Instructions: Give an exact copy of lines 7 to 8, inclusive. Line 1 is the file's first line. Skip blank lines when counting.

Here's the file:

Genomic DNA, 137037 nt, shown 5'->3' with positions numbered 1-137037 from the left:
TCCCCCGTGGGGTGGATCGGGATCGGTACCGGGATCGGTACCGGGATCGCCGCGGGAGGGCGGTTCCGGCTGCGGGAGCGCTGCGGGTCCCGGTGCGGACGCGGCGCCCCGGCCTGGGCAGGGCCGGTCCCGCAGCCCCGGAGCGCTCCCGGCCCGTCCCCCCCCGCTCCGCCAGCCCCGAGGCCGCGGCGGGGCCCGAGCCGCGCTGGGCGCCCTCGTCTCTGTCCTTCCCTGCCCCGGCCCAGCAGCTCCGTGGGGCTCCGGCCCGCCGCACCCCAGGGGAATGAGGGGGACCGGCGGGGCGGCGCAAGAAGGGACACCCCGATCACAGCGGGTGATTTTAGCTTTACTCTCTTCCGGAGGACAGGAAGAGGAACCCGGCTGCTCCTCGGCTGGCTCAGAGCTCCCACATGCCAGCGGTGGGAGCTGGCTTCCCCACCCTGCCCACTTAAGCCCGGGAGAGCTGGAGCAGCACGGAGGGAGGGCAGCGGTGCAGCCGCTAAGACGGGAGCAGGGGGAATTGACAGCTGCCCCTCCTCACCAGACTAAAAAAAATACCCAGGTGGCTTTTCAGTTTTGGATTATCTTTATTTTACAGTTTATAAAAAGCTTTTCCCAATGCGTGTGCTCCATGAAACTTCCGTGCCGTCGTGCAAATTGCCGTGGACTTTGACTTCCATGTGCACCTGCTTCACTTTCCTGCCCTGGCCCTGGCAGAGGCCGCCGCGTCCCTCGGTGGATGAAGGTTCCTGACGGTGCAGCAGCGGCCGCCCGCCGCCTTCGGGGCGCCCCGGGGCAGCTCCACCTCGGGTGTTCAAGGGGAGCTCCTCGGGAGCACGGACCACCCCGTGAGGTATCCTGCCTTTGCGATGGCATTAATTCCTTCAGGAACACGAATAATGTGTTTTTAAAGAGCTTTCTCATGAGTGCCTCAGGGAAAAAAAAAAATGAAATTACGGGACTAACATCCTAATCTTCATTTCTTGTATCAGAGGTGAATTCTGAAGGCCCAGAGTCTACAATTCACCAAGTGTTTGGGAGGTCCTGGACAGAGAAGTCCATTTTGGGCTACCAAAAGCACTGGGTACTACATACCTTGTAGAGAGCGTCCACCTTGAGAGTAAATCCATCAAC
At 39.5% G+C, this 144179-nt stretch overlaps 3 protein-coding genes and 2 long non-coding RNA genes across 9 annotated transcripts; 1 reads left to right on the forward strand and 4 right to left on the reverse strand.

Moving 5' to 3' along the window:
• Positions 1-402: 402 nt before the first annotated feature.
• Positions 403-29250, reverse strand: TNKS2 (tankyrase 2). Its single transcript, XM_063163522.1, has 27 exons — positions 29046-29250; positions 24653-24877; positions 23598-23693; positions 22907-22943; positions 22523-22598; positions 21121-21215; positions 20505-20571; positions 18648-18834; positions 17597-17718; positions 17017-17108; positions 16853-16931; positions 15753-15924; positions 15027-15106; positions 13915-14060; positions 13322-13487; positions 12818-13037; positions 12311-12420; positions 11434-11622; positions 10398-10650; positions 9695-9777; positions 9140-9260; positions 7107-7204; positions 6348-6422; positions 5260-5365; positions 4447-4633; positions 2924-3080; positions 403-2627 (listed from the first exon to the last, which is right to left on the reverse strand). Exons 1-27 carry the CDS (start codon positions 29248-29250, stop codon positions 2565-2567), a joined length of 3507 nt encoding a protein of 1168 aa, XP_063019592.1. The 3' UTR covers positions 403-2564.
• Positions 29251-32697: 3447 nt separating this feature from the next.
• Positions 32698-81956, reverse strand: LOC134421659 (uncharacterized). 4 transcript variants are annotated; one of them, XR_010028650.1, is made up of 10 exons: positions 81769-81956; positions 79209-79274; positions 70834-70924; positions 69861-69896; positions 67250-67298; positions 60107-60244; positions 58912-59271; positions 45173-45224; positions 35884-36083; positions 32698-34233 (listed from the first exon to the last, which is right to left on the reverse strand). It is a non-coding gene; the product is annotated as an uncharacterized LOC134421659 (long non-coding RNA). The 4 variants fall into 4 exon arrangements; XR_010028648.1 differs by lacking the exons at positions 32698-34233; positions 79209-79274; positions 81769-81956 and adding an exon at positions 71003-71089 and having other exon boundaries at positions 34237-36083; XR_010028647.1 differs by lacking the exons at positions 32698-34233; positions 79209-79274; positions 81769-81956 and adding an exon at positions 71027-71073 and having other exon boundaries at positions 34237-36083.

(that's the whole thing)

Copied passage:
• Positions 29251-32697: 3447 nt separating this feature from the next.
• Positions 32698-81956, reverse strand: LOC134421659 (uncharacterized). 4 transcript variants are annotated; one of them, XR_010028650.1, is made up of 10 exons: positions 81769-81956; positions 79209-79274; positions 70834-70924; positions 69861-69896; positions 67250-67298; positions 60107-60244; positions 58912-59271; positions 45173-45224; positions 35884-36083; positions 32698-34233 (listed from the first exon to the last, which is right to left on the reverse strand). It is a non-coding gene; the product is annotated as an uncharacterized LOC134421659 (long non-coding RNA). The 4 variants fall into 4 exon arrangements; XR_010028648.1 differs by lacking the exons at positions 32698-34233; positions 79209-79274; positions 81769-81956 and adding an exon at positions 71003-71089 and having other exon boundaries at positions 34237-36083; XR_010028647.1 differs by lacking the exons at positions 32698-34233; positions 79209-79274; positions 81769-81956 and adding an exon at positions 71027-71073 and having other exon boundaries at positions 34237-36083.